Dr. King’s Dream and the Fatherless
As we celebrate the birthday of Dr. Martin Luther King Jr. today we are reminded of how far we have come, but yet how far we still have to go. Dr. King was a principled man and a deeply devoted follower of Christ who had a simple dream, that the Word of God would be realized and that the Glory of God’s reign would be seen on earth as is it is heaven.
The truth of the matter is that Dr. King’s dream is the echo of scripture and a reiteration of John’s prophetic vision in Revelation. While that fateful day, August 28, 1963, in Washington, D.C. will be entrenched in the annals of American History, and rightfully so, let us not ignore that Dr. Kings message should not become antiquated in secularism, but be praised as a call to seek the Lord of Hosts.
John says in Revelation 7:9-10, “After this I looked, and behold, a great multitude that no one could number, from every nation, from all tribes and peoples and languages, standing before the throne and before the Lamb, clothed in white robes, with palm branches in their hands and crying out with a loud voice, ‘Salvation belongs to our God who sits on the throne, and to the Lamb!‘”
And then the words of our Lord in Matthew 24:14 resounds, “And this gospel of the kingdom will be proclaimed throughout the whole world as a testimony to all nations, and then the end will come.”
Watch how those themes reverberate through these 2 sections from Dr. King’s message:
“I have a dream today! I have a dream that one day, down in Alabama, with its vicious racists, with its governor having his lips dripping with the words of ‘interposition’ and ‘nullification’ — one day right there in Alabama little black boys and black girls will be able to join hands with little white boys and white girls as sisters and brothers…”
“From every mountainside, let freedom ring. And when this happens, when we allow freedom ring, when we let it ring from every village and every hamlet, from every state and every city, we will be able to speed up that day when all of God’s children, black men and white men, Jews and Gentiles, Protestants and Catholics, will be able to join hands and sing in the words of the old Negro spiritual: Free at last! Free at last! Thank God Almighty, we are free at last!”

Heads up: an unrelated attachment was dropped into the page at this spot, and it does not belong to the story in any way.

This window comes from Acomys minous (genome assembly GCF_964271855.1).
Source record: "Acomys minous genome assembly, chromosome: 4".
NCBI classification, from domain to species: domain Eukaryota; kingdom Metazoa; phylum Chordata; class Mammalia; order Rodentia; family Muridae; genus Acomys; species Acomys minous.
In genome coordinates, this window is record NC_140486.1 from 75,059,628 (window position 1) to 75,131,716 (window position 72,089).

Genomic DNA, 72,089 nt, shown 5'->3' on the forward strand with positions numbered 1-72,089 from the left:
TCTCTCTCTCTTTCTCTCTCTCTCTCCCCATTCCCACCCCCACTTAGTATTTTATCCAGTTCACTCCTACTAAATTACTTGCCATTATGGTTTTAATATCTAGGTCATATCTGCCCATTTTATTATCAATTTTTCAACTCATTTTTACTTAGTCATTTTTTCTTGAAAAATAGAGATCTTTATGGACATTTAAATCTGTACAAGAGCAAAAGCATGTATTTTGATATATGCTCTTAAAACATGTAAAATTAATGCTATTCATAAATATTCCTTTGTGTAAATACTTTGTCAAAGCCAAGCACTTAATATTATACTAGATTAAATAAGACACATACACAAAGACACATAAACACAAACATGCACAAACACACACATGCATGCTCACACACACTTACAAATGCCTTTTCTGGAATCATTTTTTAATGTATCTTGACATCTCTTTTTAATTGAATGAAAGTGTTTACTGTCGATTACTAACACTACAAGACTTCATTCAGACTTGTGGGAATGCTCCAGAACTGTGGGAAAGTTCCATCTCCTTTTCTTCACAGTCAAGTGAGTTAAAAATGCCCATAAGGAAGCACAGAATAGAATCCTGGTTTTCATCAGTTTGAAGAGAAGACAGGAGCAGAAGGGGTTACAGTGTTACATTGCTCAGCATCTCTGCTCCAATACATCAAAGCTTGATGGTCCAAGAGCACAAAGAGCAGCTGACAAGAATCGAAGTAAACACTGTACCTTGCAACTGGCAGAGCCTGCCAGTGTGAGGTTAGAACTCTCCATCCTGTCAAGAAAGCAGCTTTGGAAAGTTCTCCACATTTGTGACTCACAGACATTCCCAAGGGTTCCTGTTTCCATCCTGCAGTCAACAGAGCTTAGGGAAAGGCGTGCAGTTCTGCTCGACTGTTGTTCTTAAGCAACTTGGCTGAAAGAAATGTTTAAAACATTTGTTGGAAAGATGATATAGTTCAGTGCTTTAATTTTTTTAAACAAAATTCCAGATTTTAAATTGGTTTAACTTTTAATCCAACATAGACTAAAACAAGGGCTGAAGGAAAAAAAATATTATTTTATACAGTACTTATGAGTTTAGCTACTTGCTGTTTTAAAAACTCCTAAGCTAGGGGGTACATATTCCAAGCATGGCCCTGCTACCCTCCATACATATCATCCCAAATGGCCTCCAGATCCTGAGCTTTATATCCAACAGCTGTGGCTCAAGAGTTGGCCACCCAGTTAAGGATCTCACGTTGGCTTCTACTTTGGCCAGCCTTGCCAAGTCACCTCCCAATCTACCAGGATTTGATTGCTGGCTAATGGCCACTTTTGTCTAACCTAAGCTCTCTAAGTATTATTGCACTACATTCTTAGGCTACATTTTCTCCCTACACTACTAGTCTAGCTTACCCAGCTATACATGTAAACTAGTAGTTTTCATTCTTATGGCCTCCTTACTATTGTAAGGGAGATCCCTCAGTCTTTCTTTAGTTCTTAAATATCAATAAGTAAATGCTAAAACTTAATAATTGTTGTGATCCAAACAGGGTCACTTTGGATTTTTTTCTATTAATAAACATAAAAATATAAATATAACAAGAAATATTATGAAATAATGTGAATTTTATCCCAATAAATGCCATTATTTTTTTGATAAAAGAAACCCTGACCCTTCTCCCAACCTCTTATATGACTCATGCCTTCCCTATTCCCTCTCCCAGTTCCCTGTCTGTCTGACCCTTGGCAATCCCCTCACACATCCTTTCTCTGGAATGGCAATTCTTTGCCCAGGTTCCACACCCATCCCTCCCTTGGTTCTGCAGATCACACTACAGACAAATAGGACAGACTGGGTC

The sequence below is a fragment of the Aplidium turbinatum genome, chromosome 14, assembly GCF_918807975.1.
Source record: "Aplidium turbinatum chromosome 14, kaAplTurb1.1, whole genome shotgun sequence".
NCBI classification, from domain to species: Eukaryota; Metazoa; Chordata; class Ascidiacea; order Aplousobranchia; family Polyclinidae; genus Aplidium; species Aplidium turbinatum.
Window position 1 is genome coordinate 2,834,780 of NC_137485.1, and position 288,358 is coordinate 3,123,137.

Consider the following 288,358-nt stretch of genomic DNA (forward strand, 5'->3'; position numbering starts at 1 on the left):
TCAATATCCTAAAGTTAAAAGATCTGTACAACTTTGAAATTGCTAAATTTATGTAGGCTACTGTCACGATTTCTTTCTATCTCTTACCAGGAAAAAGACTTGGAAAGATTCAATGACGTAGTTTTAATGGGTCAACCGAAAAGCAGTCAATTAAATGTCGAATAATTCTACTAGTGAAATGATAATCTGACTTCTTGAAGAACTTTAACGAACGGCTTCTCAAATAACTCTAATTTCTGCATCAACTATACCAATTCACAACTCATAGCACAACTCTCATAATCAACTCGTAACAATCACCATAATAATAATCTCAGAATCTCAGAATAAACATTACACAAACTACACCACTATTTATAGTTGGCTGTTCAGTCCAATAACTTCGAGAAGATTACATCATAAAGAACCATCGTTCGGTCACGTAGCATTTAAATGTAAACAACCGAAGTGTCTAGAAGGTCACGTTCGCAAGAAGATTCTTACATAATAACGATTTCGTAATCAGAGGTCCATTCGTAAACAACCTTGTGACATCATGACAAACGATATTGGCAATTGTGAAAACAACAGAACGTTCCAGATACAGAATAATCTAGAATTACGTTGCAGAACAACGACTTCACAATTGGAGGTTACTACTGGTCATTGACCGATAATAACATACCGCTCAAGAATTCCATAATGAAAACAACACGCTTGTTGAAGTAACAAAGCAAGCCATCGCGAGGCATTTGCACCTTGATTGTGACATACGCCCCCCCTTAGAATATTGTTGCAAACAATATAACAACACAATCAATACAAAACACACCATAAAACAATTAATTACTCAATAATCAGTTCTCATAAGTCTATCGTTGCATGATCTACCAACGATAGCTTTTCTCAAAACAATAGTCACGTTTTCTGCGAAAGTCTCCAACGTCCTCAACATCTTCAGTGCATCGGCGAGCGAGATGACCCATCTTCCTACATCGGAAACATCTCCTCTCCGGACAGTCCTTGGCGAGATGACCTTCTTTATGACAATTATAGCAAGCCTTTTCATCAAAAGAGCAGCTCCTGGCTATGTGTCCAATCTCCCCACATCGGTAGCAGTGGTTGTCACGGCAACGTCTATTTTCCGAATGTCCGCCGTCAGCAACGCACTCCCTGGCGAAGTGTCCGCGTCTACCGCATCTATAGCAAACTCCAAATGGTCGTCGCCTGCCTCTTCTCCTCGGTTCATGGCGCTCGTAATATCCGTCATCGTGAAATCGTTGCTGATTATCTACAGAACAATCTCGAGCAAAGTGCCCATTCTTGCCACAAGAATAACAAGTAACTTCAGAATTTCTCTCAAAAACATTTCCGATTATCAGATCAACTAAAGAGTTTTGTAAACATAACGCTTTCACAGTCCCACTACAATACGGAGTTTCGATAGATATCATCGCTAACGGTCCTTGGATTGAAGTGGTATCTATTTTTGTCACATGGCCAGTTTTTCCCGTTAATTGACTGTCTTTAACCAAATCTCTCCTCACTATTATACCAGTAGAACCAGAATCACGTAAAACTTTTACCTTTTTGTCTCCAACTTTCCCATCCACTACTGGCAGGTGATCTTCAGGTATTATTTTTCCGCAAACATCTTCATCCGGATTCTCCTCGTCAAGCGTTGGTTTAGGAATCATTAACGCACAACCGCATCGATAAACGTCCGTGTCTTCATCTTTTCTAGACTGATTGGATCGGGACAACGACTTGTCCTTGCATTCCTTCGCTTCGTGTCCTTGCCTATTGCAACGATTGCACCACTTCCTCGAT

Dr. King understood that no matter the inexcusable inequality here on earth and specifically in the segregated South, God’s rule and reign would be of all people and that God’s adoptive family isn’t colorblind, but a beautiful tapestry of skin tones and melanin.One day we all will bow a knee to our creator, one day we will all praise the King of Kings and Lord of Lords, and one day we will truly join hands with brothers and sisters who might not look like us, but are more apart of us than if we were born into the same family.
In Genesis after the terrible flood that covered the whole face of the land, God told his people to once again be fruitful, multiply, subdue the earth, and go forth making the Glory of God known. It was a fresh new beginning and an opportunity for God-fearing man to make the glory of God known. Instead they collaborate to build a tower that will reach heaven. They scoff at God’s command and the first true undertones of our racist and prejudice heart is discovered.
Genesis 11:4 says, “Come, let us build ourselves a city and a tower with its top in the heavens, and let us make a name for ourselves, lest we be dispersed over the face of the whole earth.”
Someone who does not learn from history is doomed to repeat its mistakes. Let us not fall into the trappings of the past but seek to take God’s glory and Gospel to the uttermost parts of the Earth. And how can we see this accomplished, “Adoption!”
How can one follow James 1:27 and experience pure and undefiled religion if they don’t embrace the beautiful landscape of all the people God has created? How can one love orphans around the world or foster kids at home if they judge them by the content of their character or the tone of their skin? To love orphans as God loves orphans, to adopt a child, meams embracing the sanctity of every human life.
To adopt or foster or support those families who do, means throwing away old ideas, mis-conceptions, or prejudice about inter-racial marriage and inter-racial families. It means that embracing the notion that if you are in Christ you have more in common with the believer in the bush in remote Uganda than with your lost suburban next door neighbor – because you have the same Abba, Daddy, Father. Our skin may be different hues, but we are all created equal, not because the preamble of the US Constitution says so, but because our God says so.
So on this Martin Luther King Day, will you consider doing something for the fatherless? Will you consider seeing Dr. King’s dream and that of John, while on the isle of Patmos, realized in your family as you seek to adopt, foster, or support someone who is on the journey? Has the Lord put your family in a place where you could adopt or foster a precious child in need and in so doing meet their biggest dream? Has the Lord burdened you with his command in James 1:27 to care for orphans in distress? If so, partner with Lifeline today. Visit LifelineChild.org to donate to the cause, to apply to adopt, to sign up for a trip through our (Un)Adopted ministry by visiting orphans in need, to apply to be a foster parent for a child in US foster care, to volunteer in one of many ways for the sake of orphans, and ultimately to partner with us as we seek to meet the dream of the fatherless.
“For my father and my mother have forsaken me, but the LORD will take me in.” Psalm 27:10
Oh beloved, will you allow God to use you to impact the life of a child? Please do not hesitate to give Lifeline a call because we are here…